The Priority of Making God Present
Cardinal Tarciso Bertone
Secretary of State
Excerpts from an interview with the Secretary of State on the eve of the 'Celestine Pardon'
On Friday, 28 August , Cardinal Tarcisio Bertone, Secretary of State, went to L'Aquila in the Abruzzi Region of Central Italy to preside at Mass and open the Holy Door at the traditional ceremony for the Celestine Pardon. It was the first time that a Secretary of State has taken part in the historic celebration. His participation was a sign of the Pope's closeness to the people of Abruzzi, struck by a severe earthquake in April this year.
This year is also the eighth centenary of the birth of Pope Celestine V, who introduced the "Pardon". Peter of Morrone, a hermit elected Pope, was crowned on 29 August 1294 in the Basilica of Santa Maria di Collemaggio where he is also buried. He took the name of Celestine V and later issued a Papal Bull granting the Great Pardon, a universal Indulgence for sins. To gain the Indulgence the faithful had to pass through the Basilica's Holy Door after making their confession and repenting of their sins.
Today, to commemorate the event, people in costume parade through the town from the Piazza Palazzo, where the Bull of the Indulgence is kept, to the Basilica. This year the relics of Pope St Celestine, recovered unharmed from the debris of the earthquake, were displayed to the faithful outside the Basilica. Archbishop Giuseppe Molinari of L'Aquila and the Committee for the Celestine Pardon, in inviting Cardinal Bertone, originally intended to organize a dinner for the occasion but instead gave the equivalent sum to people in difficulty after the earthquake. In the morning, the Secretary of State visited the local fire brigade to express his gratitude and his appreciation for all they have done.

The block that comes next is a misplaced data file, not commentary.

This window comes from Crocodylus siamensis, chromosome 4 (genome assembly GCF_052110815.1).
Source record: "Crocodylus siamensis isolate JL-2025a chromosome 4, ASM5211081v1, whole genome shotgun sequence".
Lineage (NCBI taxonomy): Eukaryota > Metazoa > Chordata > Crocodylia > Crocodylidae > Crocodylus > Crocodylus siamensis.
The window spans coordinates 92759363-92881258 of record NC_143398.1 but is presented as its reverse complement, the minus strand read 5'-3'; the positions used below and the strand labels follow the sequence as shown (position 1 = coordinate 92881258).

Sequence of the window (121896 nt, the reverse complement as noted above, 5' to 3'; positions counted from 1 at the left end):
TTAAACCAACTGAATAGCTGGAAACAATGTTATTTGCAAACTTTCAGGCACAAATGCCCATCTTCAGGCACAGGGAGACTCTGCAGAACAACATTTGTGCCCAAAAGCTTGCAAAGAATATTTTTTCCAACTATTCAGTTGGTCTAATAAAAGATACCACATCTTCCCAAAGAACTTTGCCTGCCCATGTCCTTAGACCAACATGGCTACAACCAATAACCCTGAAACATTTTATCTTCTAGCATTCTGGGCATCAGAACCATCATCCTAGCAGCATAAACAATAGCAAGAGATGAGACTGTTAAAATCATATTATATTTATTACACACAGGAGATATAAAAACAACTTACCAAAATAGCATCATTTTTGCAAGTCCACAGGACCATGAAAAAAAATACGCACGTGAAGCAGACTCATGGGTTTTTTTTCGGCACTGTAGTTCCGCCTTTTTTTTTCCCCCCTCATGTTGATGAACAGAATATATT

The following are excerpts from an exclusive interview that Cardinal Tarcisio Bertone granted L'Osservatore Romano prior to his visit to L'Aquila, translated from Italian.
Why did the Secretary of State decide to take part this year in the celebrations for the Celestine Pardon?
The Secretary of State is a Bishop and as the Pope's first collaborator shares in his pastoral mission for the good of the People of God. After celebrating the funeral of the earthquake victims, I was invited to preside at the inauguration of the Celestine Year. I gladly accepted, in continuity with the Pope's closeness to the peoples hit by the earthquake. Since his visit to L'Aquila, the Pope has kept up to date with the Church's action. Like all of us, he hopes that nothing will stand in the way of the efforts to help people resume their normal family life.